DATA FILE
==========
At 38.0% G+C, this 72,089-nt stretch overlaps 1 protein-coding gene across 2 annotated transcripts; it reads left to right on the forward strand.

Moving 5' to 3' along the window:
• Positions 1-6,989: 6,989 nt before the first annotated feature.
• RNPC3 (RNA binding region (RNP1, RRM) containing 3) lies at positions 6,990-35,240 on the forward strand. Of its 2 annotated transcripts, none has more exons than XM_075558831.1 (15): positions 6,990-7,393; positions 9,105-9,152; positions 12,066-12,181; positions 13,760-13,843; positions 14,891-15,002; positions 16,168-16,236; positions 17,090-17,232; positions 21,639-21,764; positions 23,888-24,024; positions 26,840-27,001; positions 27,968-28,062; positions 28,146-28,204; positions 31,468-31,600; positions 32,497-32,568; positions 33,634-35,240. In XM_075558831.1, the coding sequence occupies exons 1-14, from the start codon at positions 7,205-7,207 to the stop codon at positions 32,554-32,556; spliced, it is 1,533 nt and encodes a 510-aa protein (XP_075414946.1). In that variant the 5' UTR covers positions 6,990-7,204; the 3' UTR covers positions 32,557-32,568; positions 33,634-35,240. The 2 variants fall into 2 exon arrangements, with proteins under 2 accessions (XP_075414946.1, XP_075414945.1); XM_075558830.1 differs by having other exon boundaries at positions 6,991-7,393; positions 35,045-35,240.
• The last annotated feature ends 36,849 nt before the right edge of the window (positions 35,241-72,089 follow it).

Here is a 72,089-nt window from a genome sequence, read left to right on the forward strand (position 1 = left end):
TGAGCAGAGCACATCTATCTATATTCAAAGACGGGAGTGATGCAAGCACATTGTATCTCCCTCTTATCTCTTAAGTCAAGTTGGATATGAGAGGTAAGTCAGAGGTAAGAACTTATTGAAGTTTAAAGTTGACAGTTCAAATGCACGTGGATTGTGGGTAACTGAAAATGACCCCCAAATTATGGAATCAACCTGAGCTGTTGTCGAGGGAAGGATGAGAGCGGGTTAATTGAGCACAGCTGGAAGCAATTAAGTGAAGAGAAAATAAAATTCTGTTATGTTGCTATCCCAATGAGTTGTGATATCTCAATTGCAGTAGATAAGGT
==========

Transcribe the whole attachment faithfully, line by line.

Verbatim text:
At 38.0% G+C, this 72,089-nt stretch overlaps 1 protein-coding gene across 2 annotated transcripts; it reads left to right on the forward strand.

Moving 5' to 3' along the window:
• Positions 1-6,989: 6,989 nt before the first annotated feature.
• RNPC3 (RNA binding region (RNP1, RRM) containing 3) lies at positions 6,990-35,240 on the forward strand. Of its 2 annotated transcripts, none has more exons than XM_075558831.1 (15): positions 6,990-7,393; positions 9,105-9,152; positions 12,066-12,181; positions 13,760-13,843; positions 14,891-15,002; positions 16,168-16,236; positions 17,090-17,232; positions 21,639-21,764; positions 23,888-24,024; positions 26,840-27,001; positions 27,968-28,062; positions 28,146-28,204; positions 31,468-31,600; positions 32,497-32,568; positions 33,634-35,240. In XM_075558831.1, the coding sequence occupies exons 1-14, from the start codon at positions 7,205-7,207 to the stop codon at positions 32,554-32,556; spliced, it is 1,533 nt and encodes a 510-aa protein (XP_075414946.1). In that variant the 5' UTR covers positions 6,990-7,204; the 3' UTR covers positions 32,557-32,568; positions 33,634-35,240. The 2 variants fall into 2 exon arrangements, with proteins under 2 accessions (XP_075414946.1, XP_075414945.1); XM_075558830.1 differs by having other exon boundaries at positions 6,991-7,393; positions 35,045-35,240.
• The last annotated feature ends 36,849 nt before the right edge of the window (positions 35,241-72,089 follow it).

Here is a 72,089-nt window from a genome sequence, read left to right on the forward strand (position 1 = left end):
TGAGCAGAGCACATCTATCTATATTCAAAGACGGGAGTGATGCAAGCACATTGTATCTCCCTCTTATCTCTTAAGTCAAGTTGGATATGAGAGGTAAGTCAGAGGTAAGAACTTATTGAAGTTTAAAGTTGACAGTTCAAATGCACGTGGATTGTGGGTAACTGAAAATGACCCCCAAATTATGGAATCAACCTGAGCTGTTGTCGAGGGAAGGATGAGAGCGGGTTAATTGAGCACAGCTGGAAGCAATTAAGTGAAGAGAAAATAAAATTCTGTTATGTTGCTATCCCAATGAGTTGTGATATCTCAATTGCAGTAGATAAGGT